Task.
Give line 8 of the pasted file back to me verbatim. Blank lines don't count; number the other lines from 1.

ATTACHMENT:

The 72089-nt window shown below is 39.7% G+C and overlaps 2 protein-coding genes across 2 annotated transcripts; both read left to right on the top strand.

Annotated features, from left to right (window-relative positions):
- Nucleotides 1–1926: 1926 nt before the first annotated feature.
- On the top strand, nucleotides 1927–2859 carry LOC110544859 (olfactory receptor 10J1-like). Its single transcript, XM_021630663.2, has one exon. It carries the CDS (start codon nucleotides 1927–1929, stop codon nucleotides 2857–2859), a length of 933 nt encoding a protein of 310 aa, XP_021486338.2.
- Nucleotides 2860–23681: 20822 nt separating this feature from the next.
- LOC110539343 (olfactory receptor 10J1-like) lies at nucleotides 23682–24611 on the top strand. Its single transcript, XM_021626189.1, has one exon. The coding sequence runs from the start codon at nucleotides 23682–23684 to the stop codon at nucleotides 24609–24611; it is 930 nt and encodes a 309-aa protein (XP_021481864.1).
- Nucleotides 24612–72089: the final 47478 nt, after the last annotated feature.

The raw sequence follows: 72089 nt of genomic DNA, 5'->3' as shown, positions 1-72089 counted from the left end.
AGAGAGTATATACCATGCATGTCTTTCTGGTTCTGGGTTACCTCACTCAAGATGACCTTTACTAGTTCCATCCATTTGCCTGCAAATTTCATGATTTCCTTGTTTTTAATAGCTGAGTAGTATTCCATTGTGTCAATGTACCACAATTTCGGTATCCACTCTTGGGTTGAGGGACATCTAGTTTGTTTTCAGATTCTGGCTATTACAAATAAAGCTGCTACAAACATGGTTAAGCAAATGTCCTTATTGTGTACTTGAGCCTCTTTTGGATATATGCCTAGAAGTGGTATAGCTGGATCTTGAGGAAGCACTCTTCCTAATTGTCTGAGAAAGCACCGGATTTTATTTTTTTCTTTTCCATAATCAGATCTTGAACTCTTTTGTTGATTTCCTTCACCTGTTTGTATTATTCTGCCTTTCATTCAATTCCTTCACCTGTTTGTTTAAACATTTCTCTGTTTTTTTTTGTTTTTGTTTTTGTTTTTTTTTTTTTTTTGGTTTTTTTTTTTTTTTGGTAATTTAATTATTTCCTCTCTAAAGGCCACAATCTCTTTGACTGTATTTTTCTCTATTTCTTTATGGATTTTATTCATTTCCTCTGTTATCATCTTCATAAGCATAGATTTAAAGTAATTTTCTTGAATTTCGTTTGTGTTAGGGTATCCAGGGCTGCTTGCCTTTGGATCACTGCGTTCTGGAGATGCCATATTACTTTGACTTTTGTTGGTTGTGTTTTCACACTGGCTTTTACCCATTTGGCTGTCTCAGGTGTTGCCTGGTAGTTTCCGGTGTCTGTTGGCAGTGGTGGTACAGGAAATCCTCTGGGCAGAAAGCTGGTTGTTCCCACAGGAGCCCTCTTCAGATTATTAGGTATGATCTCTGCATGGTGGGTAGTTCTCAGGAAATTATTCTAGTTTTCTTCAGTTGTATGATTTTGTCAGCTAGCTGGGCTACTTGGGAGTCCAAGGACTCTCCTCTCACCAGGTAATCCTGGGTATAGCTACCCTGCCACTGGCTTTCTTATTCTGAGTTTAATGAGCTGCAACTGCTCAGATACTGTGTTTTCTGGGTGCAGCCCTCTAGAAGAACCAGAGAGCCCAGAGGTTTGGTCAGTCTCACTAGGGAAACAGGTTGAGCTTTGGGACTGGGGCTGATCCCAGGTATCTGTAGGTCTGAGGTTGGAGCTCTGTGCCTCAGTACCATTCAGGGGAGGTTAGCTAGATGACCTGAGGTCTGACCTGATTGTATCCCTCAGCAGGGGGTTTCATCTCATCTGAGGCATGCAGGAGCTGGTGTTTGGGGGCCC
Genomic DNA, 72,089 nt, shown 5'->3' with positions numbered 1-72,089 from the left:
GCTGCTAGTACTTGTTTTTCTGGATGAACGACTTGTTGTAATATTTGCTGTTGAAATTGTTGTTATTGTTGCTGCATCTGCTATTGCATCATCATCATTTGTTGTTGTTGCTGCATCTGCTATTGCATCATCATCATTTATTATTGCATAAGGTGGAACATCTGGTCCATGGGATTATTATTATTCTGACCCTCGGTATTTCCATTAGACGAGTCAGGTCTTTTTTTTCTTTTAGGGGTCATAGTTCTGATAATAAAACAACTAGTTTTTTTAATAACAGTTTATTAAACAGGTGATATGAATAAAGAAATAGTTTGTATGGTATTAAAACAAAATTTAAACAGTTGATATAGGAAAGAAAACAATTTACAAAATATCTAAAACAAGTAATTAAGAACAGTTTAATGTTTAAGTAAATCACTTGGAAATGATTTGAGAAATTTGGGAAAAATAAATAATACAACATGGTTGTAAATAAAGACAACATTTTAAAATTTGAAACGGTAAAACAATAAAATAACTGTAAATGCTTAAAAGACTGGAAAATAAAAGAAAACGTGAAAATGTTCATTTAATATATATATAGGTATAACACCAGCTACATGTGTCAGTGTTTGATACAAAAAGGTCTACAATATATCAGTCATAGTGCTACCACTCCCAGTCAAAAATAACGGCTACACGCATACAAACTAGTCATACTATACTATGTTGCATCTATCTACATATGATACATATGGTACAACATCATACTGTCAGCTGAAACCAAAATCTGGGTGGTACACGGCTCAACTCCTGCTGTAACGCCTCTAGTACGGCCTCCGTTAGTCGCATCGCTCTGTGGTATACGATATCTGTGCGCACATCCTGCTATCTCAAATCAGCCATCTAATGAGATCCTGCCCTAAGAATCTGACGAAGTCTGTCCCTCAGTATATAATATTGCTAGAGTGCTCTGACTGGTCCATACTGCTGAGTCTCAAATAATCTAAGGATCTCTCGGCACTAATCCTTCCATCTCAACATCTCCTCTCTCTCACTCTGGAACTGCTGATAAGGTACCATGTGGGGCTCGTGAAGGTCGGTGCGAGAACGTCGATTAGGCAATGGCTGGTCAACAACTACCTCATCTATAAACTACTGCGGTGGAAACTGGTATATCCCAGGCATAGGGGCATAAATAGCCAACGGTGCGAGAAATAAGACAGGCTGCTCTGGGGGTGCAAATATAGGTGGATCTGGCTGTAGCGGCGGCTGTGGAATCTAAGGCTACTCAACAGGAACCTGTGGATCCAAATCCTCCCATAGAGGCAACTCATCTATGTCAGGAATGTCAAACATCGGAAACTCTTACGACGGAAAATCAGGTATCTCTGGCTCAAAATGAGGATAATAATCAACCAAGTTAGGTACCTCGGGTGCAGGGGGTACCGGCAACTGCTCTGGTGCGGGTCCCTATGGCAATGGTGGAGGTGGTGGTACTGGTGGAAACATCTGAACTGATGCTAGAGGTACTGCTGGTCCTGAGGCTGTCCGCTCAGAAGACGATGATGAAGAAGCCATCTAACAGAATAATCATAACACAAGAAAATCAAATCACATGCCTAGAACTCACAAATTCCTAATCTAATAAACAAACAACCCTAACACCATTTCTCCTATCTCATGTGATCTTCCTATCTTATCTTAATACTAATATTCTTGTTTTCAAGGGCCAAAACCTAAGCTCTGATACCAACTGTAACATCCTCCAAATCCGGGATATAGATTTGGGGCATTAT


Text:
The raw sequence follows: 72089 nt of genomic DNA, 5'->3' as shown, positions 1-72089 counted from the left end.